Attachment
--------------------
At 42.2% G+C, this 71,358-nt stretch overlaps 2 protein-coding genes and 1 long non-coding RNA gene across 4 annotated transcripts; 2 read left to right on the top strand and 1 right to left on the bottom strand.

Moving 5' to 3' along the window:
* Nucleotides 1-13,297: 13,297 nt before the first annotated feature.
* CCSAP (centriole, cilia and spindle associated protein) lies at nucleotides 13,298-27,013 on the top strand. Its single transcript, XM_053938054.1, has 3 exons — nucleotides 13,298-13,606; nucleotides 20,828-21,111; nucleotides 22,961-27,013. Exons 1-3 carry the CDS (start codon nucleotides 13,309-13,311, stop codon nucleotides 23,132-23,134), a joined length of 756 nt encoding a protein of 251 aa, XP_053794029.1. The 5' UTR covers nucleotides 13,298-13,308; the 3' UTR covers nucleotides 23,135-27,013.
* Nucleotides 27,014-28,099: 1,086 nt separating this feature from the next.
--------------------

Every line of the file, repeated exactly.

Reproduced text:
At 42.2% G+C, this 71,358-nt stretch overlaps 2 protein-coding genes and 1 long non-coding RNA gene across 4 annotated transcripts; 2 read left to right on the top strand and 1 right to left on the bottom strand.

Moving 5' to 3' along the window:
* Nucleotides 1-13,297: 13,297 nt before the first annotated feature.
* CCSAP (centriole, cilia and spindle associated protein) lies at nucleotides 13,298-27,013 on the top strand. Its single transcript, XM_053938054.1, has 3 exons — nucleotides 13,298-13,606; nucleotides 20,828-21,111; nucleotides 22,961-27,013. Exons 1-3 carry the CDS (start codon nucleotides 13,309-13,311, stop codon nucleotides 23,132-23,134), a joined length of 756 nt encoding a protein of 251 aa, XP_053794029.1. The 5' UTR covers nucleotides 13,298-13,308; the 3' UTR covers nucleotides 23,135-27,013.
* Nucleotides 27,014-28,099: 1,086 nt separating this feature from the next.